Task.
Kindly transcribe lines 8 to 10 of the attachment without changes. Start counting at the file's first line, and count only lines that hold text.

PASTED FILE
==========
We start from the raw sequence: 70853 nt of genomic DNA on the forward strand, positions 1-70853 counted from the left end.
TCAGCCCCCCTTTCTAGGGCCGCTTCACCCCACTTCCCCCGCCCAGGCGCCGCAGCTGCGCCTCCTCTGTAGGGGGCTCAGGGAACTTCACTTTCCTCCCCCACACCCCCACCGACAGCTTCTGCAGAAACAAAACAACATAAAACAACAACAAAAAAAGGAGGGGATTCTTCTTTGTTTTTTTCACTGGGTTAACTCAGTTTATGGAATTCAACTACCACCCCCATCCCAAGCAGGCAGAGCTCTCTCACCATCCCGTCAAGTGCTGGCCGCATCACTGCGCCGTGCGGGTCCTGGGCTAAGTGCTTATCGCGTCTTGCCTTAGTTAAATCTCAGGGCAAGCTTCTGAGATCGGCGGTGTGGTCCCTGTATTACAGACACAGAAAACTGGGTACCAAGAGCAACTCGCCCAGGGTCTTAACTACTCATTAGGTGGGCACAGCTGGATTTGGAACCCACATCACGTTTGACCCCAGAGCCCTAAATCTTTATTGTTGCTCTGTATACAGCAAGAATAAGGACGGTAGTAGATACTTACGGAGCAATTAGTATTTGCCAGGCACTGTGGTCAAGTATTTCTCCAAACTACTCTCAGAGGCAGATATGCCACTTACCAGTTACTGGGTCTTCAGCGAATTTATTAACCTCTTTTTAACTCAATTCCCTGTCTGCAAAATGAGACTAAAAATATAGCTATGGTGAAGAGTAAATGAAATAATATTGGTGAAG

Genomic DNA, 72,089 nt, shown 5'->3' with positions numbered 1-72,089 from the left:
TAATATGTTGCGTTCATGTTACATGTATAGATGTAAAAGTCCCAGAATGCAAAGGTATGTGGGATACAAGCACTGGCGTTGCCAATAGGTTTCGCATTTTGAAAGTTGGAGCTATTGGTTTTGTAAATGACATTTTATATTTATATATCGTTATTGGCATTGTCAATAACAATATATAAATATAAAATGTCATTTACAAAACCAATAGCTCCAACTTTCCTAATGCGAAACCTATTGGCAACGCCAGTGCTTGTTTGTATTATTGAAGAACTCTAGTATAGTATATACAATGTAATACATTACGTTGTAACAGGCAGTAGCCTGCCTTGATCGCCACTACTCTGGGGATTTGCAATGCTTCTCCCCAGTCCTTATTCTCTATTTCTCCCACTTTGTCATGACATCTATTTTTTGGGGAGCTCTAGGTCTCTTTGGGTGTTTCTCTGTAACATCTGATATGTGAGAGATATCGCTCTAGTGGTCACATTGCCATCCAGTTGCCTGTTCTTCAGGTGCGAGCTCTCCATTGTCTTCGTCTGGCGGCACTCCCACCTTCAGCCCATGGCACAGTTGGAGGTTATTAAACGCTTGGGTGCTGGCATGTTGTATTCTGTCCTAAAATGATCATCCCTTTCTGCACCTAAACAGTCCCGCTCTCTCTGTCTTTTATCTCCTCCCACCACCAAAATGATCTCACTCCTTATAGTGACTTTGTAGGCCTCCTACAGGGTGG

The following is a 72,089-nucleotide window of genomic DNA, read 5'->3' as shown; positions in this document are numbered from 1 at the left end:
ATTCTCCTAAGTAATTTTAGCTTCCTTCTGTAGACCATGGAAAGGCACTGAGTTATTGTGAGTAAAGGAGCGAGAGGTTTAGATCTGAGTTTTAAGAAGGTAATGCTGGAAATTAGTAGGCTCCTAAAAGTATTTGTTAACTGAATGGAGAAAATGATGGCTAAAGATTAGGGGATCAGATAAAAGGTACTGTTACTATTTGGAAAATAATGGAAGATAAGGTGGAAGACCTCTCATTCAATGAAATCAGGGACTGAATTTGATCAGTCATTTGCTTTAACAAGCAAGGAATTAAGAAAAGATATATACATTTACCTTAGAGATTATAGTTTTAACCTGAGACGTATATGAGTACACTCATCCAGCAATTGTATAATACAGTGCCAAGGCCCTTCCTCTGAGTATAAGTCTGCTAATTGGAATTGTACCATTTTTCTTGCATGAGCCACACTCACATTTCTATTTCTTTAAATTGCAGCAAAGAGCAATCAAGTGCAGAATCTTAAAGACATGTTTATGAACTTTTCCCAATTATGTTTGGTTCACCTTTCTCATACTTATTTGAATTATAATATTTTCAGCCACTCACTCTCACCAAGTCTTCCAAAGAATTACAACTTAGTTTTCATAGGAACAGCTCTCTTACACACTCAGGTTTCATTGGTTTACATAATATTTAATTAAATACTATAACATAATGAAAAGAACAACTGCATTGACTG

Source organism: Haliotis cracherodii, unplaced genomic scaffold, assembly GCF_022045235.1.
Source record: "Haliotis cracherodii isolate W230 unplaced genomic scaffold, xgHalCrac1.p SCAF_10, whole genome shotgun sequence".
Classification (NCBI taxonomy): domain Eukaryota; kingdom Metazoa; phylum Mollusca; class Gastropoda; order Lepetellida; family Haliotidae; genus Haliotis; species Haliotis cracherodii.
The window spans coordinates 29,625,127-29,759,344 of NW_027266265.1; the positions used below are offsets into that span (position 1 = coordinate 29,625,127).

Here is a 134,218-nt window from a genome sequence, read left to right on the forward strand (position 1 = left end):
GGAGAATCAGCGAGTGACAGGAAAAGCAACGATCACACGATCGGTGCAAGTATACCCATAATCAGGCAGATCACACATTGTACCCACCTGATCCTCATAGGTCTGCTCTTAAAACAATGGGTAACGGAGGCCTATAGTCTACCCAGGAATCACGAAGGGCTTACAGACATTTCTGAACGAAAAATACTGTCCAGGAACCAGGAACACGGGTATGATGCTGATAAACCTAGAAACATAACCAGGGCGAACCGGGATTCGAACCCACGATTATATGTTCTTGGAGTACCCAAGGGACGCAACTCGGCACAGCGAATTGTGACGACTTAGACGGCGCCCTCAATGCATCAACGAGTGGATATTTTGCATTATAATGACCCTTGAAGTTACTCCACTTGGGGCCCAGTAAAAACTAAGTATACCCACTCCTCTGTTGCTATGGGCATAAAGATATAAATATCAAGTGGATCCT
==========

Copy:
Source record: "Haliotis cracherodii isolate W230 unplaced genomic scaffold, xgHalCrac1.p SCAF_10, whole genome shotgun sequence".
Classification (NCBI taxonomy): domain Eukaryota; kingdom Metazoa; phylum Mollusca; class Gastropoda; order Lepetellida; family Haliotidae; genus Haliotis; species Haliotis cracherodii.
The window spans coordinates 29,625,127-29,759,344 of NW_027266265.1; the positions used below are offsets into that span (position 1 = coordinate 29,625,127).